How much should we spend to save a tonne of carbon emissions? That’s one question raised in this article for Building magazine, prompted by a report commissioned by the British Council for Offices (BCO), which attempts to attach some cold, hard numbers to the disparate costs and benefits of small-scale installations of technologies such as photovoltaic panels and biomass boilers. Their startling conclusion is that commercial developers are paying an average of £380 per tonne of emissions reduced and, in the most extreme cases, as much as £2,800. The authors argue that the economics of renewables is strikingly similar to any other method of power generation – and that you wouldn’t ask a developer to pay for a mini nuclear power station on the roof of an office block. But does such a narrow focus on costs give the full picture? Others argue that no other property investment is ever subjected to such close analysis, and that if green technologies don’t stack up, perhaps the problem is not the technologies themselves but the way the calculations are done. They pose a different question: given the urgency of cutting our carbon emissions and the cost of replacing our ageing power stations, can we afford not to seize every opportunity to reduce the bill?
That the climate is changing is now “unequivocal” according to the UN’s Intergovernmental Panel on Climate Change, and even if we stopped emitting greenhouse gases tomorrow, the changes caused by our past emissions will continue for centuries. That means we have no choice but to adapt, and it is the world’s coasts that will be on the frontline of that adaptation, under threat from rising sea levels and more frequent storms and flooding. Coasts are also the most densely populated places on earth – most of the world’s major cities are on floodplains and, by 2050, they will be home to 70% of an estimated population of 9bn people. In this piece for Modus magazine, I investigated how engineers worldwide are preparing to fight the tides. I found that the response very much depends on how valuable coastal land is, and that the most valuable land is not necessarily where you’d expect. In the declining cities of the developed world, a managed retreat seems to be the only option; in Jakarta, meanwhile, demand for land is so high that the authorities are planning to build a completely new city several miles into the bay.
In the UK, self-build has always been the preserve of a courageous minority, accounting for around 10% of homes. Now the government wants to make it a genuine option for many more people, following the example of countries such as Germany and Sweden where self-builders are responsible for more than 60% of all new homes. A year on from my article for Construction Manager on the government’s self-build housing strategy, I assessed how it’s doing for Modus, the magazine of the Royal Institution of Chartered Surveyors. And given that self-builders’ two biggest concerns are still – and likely to remain – land and money, I found that surveyors are well placed to offer them advice.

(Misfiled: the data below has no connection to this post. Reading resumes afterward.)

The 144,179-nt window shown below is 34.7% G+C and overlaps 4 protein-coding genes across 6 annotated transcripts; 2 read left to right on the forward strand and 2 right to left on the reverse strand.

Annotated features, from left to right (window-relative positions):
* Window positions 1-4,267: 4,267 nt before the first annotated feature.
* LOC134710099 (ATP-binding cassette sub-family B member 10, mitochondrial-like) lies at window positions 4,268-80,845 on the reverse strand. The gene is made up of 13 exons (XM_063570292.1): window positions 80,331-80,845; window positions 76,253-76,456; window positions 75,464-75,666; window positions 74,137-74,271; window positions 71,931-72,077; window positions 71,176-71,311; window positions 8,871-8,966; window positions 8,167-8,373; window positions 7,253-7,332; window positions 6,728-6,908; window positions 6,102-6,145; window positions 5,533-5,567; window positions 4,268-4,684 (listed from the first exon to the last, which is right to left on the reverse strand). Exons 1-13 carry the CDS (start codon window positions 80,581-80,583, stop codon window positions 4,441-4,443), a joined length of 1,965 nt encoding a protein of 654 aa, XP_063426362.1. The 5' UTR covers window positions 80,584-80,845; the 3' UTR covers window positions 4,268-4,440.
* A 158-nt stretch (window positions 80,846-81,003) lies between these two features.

Small may be a relative concept when it comes to homes, but there’s no question that the “micro homes” increasingly popular in crowded cities around the world are very, very small indeed. I investigated the phenomenon of shrinking spaces for Modus, the magazine of the Royal Institution of Chartered Surveyors, speaking to residents of tiny houses smaller than most people’s garages, office designers condensing the footprint per employee by a third, and psychologists seeking to find out how our diminishing place in the world is changing the way we think.
If you think the UK has reached saturation point for supermarkets, think again. In fact, we’re still relatively under-served compared with other European countries and the US – France and Germany have nearly twice as much supermarket space per capita, and the US has triple. All the big chains and quite a few newcomers have been taking an aggressive approach to expansion over the last few years, and they’re not planning on slowing down any time soon, as I found out in this analysis of the supermarkets sector for Building magazine.
A journey into unknown territory … an impossible target … and an estates department determined to go down fighting … Alright, so it’s not exactly Andy McNab, but the challenge facing the Defence Infrastructure Organisation is still pretty dramatic. Over the next four years, the MoD’s new estates division must save £1.2bn from property disposals, direct estate costs, energy and water bills and staff numbers. This means it must cut an organisation with a headcount of more than 7,000 down to just 2,000 people, rationalise a property portfolio worth about £20bn, and reinvent itself from the ground up, with new business processes, IT infrastructure and operating procedures. I spoke to the heads of the DIO to find out how they’re going to do it – and the rest of the construction industry to assess their chances of success.
Admit it: you would secretly love to build your own home. But even though many people will have probably considered it at some time or another, very few of us will ever take the plunge. This is the Grand Designs paradox: the ubiquity of property programmes on TV encourages us all to dream of designing the perfect home, while simultaneously presenting a hellish vision of construction nightmares and financial ruin that ensures only the bravest will ever attempt it. But that could all change if housing minister Grant Shapps achieves his ambition to make self-build a more realistic option. In this article for Construction Manager magazine, I assessed his chances of transforming the UK into a nation of housebuilders.